The Vatican and Nazi Germany
The Reich Concordat was an agreement signed between the Vatican and the National Socialist government of Germany. The person primarily responsible for the negotiation and signing of this document was the Cardinal Secretary of State, Eugenio Pacelli, the future Pope Pius XII with the agreement of Pius XI.
Pacelli was a firm believer in the unchallenged authority of the Pope as the head of the Catholic Church. For this reason, he had long aimed to establish a formal agreement between the Vatican and Germany, and impose upon the country’s Catholic population the pope’s authority. The German Catholics were one of the most powerful, influential and wealthy Catholic communities around the world. Pacelli wished to establish a power relationship with the local clergy that would heavily favor the Vatican. He aimed to do so through the imposition of the Canon Code of Law, a definition of Church laws that was published and brought into force in 1917; this interpretation of Church law encouraged the supremacy and absolutism of the pontiff over the local clergy.
The Concordat allowed the papacy to impose the new laws on the German clergy, and gained special privileges for Catholic schools and organizations. Pacelli also hoped that the agreement would safeguard against Nazi encroachments on and persecution of the German Catholic minority. In exchange, the Vatican would ‘encourage’ the local Catholic clergy and faithful to ‘voluntarily’ withdraw from politics, going as far as disbanding its powerful Catholic Center Party. This effectually destroyed any political opposition against the Nazis. This guarantee of nonintervention left Hitler and the Nazis free to pursue their anti-Semitic policies.
Pacelli’s fear of Catholic persecution raises an interesting controversy. As one of the most powerful and faithful communities in Germany, the Catholics should have had little to fear from the Nazis especially as early as 1933. The matter is further complicated by the historic success of Catholic resistance against government persecution in Germany such as that against Bismarck’s Kulturkampf, arguably a more systematic and powerful persecuting force than what the Nazis could have been in 1933. The Kulturkampf or "culture struggle" was a policy formulated by Bismarck, partly as a reaction to the dogma of infallibility. Under this program, the entire Catholic community of Germany was systematically persecuted, and much of the clergy and its work were submitted to state interference.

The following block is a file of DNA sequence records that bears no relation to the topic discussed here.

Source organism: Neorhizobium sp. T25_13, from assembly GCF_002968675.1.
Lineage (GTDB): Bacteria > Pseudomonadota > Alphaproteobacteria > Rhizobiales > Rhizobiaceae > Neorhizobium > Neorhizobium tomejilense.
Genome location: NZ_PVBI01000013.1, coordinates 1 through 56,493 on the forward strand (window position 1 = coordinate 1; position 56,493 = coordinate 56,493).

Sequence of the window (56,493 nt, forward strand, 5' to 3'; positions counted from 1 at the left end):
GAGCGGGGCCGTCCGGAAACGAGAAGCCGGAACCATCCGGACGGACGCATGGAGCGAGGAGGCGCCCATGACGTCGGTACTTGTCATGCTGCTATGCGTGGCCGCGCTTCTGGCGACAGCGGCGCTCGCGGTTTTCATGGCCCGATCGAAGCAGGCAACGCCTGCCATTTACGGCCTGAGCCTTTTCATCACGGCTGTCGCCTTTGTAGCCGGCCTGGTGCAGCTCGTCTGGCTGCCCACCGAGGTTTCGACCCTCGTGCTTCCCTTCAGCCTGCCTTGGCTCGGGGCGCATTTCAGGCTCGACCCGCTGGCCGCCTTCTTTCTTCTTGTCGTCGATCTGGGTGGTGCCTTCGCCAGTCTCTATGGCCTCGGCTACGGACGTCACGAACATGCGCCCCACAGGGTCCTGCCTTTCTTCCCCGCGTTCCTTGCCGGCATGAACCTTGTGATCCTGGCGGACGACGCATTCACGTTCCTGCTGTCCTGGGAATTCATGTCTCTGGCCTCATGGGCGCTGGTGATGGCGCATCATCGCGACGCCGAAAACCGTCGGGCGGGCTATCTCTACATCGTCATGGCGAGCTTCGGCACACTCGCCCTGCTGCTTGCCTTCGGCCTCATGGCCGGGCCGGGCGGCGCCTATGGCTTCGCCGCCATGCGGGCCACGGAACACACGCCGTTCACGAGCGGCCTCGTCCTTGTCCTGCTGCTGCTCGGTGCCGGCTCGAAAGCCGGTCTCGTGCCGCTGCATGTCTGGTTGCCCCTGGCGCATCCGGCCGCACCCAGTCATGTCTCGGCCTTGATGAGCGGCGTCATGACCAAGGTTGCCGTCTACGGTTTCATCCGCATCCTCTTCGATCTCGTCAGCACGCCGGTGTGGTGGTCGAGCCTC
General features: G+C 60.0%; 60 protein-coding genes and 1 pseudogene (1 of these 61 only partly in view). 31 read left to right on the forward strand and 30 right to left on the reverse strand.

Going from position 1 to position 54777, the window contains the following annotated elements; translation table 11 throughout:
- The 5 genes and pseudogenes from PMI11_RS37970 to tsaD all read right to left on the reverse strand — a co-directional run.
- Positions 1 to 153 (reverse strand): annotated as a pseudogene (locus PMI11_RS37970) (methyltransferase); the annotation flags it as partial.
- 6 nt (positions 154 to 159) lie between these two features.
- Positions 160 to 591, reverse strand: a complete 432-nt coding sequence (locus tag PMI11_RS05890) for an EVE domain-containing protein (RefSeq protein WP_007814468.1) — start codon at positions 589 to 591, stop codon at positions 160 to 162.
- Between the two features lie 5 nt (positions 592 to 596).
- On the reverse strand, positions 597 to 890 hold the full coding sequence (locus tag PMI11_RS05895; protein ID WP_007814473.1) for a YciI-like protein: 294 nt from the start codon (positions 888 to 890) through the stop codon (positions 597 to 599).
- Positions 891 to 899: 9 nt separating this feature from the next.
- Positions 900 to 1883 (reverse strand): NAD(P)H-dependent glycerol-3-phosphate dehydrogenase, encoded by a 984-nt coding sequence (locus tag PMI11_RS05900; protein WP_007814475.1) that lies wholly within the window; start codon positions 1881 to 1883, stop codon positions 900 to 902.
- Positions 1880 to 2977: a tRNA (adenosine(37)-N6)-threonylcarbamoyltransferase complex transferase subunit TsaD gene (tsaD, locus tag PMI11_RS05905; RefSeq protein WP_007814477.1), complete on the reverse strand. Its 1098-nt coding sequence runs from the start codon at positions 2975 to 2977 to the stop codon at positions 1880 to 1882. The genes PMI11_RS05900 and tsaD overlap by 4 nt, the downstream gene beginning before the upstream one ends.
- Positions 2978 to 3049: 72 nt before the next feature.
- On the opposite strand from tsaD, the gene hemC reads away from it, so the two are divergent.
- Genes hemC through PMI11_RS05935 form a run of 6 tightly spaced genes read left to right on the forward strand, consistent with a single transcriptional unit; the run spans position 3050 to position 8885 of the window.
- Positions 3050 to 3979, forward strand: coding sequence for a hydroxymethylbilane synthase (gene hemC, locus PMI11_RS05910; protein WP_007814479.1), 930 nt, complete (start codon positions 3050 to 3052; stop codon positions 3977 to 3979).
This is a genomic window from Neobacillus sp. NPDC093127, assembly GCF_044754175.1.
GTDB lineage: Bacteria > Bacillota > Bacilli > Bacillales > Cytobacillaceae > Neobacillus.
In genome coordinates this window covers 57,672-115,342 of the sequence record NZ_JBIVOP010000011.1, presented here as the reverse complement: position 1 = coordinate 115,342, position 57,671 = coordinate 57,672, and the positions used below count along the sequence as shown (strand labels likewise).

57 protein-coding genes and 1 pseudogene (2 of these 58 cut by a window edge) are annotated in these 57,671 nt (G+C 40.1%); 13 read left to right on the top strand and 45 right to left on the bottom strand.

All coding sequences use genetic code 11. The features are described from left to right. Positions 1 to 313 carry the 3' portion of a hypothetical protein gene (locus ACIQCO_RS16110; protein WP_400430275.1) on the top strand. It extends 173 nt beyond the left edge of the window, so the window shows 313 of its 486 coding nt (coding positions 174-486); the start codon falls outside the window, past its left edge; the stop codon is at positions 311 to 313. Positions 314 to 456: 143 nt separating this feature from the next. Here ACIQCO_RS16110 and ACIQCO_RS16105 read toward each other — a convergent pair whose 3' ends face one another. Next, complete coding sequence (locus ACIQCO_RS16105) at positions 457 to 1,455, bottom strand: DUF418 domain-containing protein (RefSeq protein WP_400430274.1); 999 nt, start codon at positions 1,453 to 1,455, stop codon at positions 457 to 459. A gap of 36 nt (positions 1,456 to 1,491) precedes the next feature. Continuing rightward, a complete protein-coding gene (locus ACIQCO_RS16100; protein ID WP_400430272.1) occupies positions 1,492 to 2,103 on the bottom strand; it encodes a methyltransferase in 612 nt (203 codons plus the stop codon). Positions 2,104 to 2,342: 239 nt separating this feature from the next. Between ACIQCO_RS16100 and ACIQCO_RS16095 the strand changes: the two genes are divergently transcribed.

Even as late as 1942, the German Catholic community was a powerful social force. The opposition of the Catholics to the Nazi euthanasia program helped hasten its end and whatever was left had to moved underground. The organization and success of the Jesuits as the ‘secret army’ of the Vatican was another aspect that was feared and greatly admired by the Nazis. Himmler went as far as to model the SS after the Jesuits and believed them to be the most successful intelligence gathering organization in the world, and hence, one to be greatly feared.
Eventually, the reluctance of the Vatican to encourage Catholic opposition against the Nazis and their policies served as a silent endorsement of their policies. The moral base for protest for the Catholics was further compromised with the silence of Pius XII even when the terms of the Concordat were repeatedly violated by the Nazis. The reticence of the Pope in publicly denouncing Nazi anti-Semitism and his failure to publish "The Lost Encyclical" of Pius XI are seen by at least one historian as a violation of the moral obligations of his role.